Many on team are from the area, Nieto said, and will capitalize on their knowledge of the terrain.

“One reason that we took the fire over so quickly was … our high level of awareness, but also because we have a lot of local assets on our team that have transitioned over from our Type-3 team to our Incident Management Team,” Nieto said.

This fire is the highest priority fire in the region, he added.

Crews could get some help from the rain, which will be a break from the warm and dry weather the region has seen over weeks.

It is expected to be an  “active day” of storms in the Flagstaff area, according to the National Weather Service. Storms will start to roll through the region around 12 p.m. Tuesday. Hail, gusty winds, heavy rain and flooding are all possible.


The Museum Fire burns north of Flagstaff on July 21, 2019. The fire, was reported around 11 a.m. Sunday by fire lookouts and calls from the public.
Tom Tingle, The Republic | azcentral.com

State to get federal funds to fight fire

The Federal Emergency Management Agency announced on Tuesday federal funds will be used to assist the state to combat the Museum Fire, according to the FEMA website. 

Arizona submitted a request on Monday for a Fire Management Assistance Declaration. At the time of the request, the fire was threatening 3,600 homes and 180 businesses in the Flagstaff area, FEMA reported. 

FEMA also said the fire was endangering the Flagstaff water plant, multiple fire stations and municipal buildings. 

“The FEMA Region IX regional administrator has determined that the Museum Fire threatened such destruction as would constitute a major disaster,” FEMA said in a news release.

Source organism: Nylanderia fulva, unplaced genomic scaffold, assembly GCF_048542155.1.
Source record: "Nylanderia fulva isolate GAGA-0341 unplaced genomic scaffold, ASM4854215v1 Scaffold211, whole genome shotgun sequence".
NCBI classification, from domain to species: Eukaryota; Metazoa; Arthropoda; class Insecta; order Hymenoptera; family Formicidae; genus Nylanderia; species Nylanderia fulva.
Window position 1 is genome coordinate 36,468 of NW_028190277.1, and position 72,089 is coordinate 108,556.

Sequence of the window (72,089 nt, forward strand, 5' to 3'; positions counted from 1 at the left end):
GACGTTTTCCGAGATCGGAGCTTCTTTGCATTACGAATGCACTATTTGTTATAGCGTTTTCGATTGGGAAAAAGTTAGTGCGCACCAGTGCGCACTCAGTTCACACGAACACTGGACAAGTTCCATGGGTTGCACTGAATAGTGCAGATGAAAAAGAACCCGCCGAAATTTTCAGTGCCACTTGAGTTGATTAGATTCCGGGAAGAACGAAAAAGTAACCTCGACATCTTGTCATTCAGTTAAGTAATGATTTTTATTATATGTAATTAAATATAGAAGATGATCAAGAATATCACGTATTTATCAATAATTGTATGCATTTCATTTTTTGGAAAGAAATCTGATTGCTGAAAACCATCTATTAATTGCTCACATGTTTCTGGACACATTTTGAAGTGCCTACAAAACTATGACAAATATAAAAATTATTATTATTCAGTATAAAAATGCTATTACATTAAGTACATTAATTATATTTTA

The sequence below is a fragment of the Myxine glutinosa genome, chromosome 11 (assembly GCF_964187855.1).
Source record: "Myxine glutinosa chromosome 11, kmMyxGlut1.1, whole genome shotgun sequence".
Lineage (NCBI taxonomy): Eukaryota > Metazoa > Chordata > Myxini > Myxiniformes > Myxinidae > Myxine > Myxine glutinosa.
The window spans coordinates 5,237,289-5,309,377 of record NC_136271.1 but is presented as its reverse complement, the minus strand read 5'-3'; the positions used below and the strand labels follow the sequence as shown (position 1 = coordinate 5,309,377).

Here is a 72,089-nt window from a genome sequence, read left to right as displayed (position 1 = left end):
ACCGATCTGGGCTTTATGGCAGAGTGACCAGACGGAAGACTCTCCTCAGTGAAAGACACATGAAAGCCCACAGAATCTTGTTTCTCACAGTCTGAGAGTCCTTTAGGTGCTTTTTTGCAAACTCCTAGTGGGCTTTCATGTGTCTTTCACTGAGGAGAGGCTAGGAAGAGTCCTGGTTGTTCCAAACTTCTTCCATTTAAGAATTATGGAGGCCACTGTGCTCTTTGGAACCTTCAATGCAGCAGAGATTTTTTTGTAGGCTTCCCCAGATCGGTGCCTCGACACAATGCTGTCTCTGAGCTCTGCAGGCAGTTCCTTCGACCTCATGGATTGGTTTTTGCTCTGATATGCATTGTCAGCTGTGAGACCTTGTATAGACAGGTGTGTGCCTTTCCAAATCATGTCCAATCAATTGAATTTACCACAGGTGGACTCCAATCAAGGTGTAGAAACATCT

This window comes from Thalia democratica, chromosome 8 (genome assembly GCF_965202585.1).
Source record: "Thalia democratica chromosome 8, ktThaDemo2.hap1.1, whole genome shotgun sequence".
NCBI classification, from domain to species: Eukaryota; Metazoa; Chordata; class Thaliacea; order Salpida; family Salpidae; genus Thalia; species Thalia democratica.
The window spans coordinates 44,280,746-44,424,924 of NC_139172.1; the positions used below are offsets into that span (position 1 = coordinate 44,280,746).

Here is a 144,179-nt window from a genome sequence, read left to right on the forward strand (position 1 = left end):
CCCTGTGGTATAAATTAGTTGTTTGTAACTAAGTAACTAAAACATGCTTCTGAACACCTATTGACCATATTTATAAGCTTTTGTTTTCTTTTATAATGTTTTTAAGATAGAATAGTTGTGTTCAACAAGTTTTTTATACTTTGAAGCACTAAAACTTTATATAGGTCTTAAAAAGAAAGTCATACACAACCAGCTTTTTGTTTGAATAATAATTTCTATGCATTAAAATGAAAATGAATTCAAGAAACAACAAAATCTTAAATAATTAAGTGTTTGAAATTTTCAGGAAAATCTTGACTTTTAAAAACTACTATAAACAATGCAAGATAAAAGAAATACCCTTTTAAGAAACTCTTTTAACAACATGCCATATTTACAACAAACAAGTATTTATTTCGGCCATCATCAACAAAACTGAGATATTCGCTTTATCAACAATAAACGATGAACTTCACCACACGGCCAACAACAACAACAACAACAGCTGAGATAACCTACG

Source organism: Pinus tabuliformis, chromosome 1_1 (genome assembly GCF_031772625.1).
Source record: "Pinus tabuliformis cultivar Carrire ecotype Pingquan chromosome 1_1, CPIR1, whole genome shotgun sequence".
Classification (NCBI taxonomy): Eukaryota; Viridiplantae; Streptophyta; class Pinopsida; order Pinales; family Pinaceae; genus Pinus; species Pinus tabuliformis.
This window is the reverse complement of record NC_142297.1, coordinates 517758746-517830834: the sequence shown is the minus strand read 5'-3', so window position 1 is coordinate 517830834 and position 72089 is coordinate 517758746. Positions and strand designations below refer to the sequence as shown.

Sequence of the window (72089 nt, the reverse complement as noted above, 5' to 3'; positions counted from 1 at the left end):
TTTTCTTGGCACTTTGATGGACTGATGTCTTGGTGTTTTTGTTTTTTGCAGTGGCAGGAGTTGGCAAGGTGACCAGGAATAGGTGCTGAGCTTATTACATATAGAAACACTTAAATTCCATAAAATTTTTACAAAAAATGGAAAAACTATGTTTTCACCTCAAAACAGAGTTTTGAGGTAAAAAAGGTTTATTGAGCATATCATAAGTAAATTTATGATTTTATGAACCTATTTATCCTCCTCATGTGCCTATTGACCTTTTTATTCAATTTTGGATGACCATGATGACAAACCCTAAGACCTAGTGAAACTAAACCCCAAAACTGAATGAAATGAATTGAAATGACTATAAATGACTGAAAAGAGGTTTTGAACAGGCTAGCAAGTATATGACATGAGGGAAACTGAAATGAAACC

The Fire Management Assistance Grant provides federal funding for up to 75% of eligible firefighting costs including expenses for field camps, equipment use, materials, supplies and mobilization, and demobilization activities attributed to fighting the fire.


Members of the Flagstaff PD go door-to-door in Valley Crest Estates to alert residents of a pre-evacuation notice due to the Museum Fire.
Tom Tingle, The Republic | azcentral.com

Residents brace for evacuations

A fire lookout spotted the fire on Sunday morning and despite the rapid response by fire crews, it quickly sprawled to 1,000 acres and put some people living nearby the Dry Lake Hills recreation area at risk.

Nobody knows what started the fire, although some neighbors waiting for evacuation orders speculated it was human-caused.

ON EDGE:  Flagstaff residents wait as fire burns to about a mile from city limits

The fire is spreading so quickly because ponderosa pines can burn easily and help scatter the fire on windy days, Abel said. With heavy wind expected most of Tuesday, that will complicate containment efforts.

Fire crews hope to keep the fire from spreading any further, especially eastward, toward the neighborhoods that saw the worst of the Schultz Fire.

People living there and in nearly a dozen neighborhoods northeast of the city are expected to be ready to evacuate if an order is given.

Because of the similar path of the fire, crews fear the effects could bring floods. Crews aren’t sure how severe they could be, but they say they are “highly aware” of the risk it poses and will notify people when needed.

If that does happen, most of the damage would happen below the burn scars of previous fires, including the 2010 Schultz Fire.

Tuesday’s goal, Abel said, remains much the same: keeping the fire in check, establish a perimeter and keep the fire where they want it.

“As of this morning, we have air tankers and helicopters to help keep this in check until we get all of these pieces in place,” he added.


Animals of all types have been evacuated from homes and a local Flagstaff Petco due to dangers from the Museum Fire burning just north of Flagstaff.
Tom Tingle, The Republic | azcentral.com

Reach out to the reporter at [email protected] or at 602-444-3821. Follow him on Twitter: @AndrewNicla.